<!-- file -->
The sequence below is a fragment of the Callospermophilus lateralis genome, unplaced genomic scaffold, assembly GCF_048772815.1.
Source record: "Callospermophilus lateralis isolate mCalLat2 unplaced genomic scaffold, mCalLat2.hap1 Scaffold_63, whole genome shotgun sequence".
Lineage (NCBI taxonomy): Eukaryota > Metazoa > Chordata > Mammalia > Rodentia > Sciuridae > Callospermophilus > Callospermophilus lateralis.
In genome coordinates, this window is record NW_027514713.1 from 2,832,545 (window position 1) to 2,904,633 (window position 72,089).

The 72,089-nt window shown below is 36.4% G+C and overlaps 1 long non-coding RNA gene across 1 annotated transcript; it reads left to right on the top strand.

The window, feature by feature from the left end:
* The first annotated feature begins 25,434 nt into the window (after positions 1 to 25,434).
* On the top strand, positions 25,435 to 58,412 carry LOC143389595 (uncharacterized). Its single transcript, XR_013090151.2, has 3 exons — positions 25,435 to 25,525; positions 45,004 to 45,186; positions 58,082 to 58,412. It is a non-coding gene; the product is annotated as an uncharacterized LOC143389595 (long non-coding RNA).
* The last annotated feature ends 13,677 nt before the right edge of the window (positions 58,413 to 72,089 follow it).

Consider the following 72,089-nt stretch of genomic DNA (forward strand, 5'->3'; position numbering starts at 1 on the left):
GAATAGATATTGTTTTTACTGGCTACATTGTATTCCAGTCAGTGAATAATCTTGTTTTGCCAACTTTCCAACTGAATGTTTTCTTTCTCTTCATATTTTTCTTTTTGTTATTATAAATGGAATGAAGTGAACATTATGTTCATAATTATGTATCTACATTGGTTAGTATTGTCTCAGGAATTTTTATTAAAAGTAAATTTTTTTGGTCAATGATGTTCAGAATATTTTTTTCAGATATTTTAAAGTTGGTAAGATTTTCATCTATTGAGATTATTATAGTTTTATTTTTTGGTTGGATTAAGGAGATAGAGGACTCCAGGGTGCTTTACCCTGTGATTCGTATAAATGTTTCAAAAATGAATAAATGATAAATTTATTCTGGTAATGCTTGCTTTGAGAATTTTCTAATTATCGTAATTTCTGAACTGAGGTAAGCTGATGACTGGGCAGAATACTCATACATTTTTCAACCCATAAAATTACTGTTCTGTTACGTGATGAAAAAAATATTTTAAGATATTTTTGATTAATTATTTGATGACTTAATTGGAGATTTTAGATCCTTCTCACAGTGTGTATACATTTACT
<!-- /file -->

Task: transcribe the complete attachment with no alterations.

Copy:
The sequence below is a fragment of the Callospermophilus lateralis genome, unplaced genomic scaffold, assembly GCF_048772815.1.
Source record: "Callospermophilus lateralis isolate mCalLat2 unplaced genomic scaffold, mCalLat2.hap1 Scaffold_63, whole genome shotgun sequence".
Lineage (NCBI taxonomy): Eukaryota > Metazoa > Chordata > Mammalia > Rodentia > Sciuridae > Callospermophilus > Callospermophilus lateralis.
In genome coordinates, this window is record NW_027514713.1 from 2,832,545 (window position 1) to 2,904,633 (window position 72,089).

The 72,089-nt window shown below is 36.4% G+C and overlaps 1 long non-coding RNA gene across 1 annotated transcript; it reads left to right on the top strand.

The window, feature by feature from the left end:
* The first annotated feature begins 25,434 nt into the window (after positions 1 to 25,434).
* On the top strand, positions 25,435 to 58,412 carry LOC143389595 (uncharacterized). Its single transcript, XR_013090151.2, has 3 exons — positions 25,435 to 25,525; positions 45,004 to 45,186; positions 58,082 to 58,412. It is a non-coding gene; the product is annotated as an uncharacterized LOC143389595 (long non-coding RNA).
* The last annotated feature ends 13,677 nt before the right edge of the window (positions 58,413 to 72,089 follow it).

Consider the following 72,089-nt stretch of genomic DNA (forward strand, 5'->3'; position numbering starts at 1 on the left):
GAATAGATATTGTTTTTACTGGCTACATTGTATTCCAGTCAGTGAATAATCTTGTTTTGCCAACTTTCCAACTGAATGTTTTCTTTCTCTTCATATTTTTCTTTTTGTTATTATAAATGGAATGAAGTGAACATTATGTTCATAATTATGTATCTACATTGGTTAGTATTGTCTCAGGAATTTTTATTAAAAGTAAATTTTTTTGGTCAATGATGTTCAGAATATTTTTTTCAGATATTTTAAAGTTGGTAAGATTTTCATCTATTGAGATTATTATAGTTTTATTTTTTGGTTGGATTAAGGAGATAGAGGACTCCAGGGTGCTTTACCCTGTGATTCGTATAAATGTTTCAAAAATGAATAAATGATAAATTTATTCTGGTAATGCTTGCTTTGAGAATTTTCTAATTATCGTAATTTCTGAACTGAGGTAAGCTGATGACTGGGCAGAATACTCATACATTTTTCAACCCATAAAATTACTGTTCTGTTACGTGATGAAAAAAATATTTTAAGATATTTTTGATTAATTATTTGATGACTTAATTGGAGATTTTAGATCCTTCTCACAGTGTGTATACATTTACT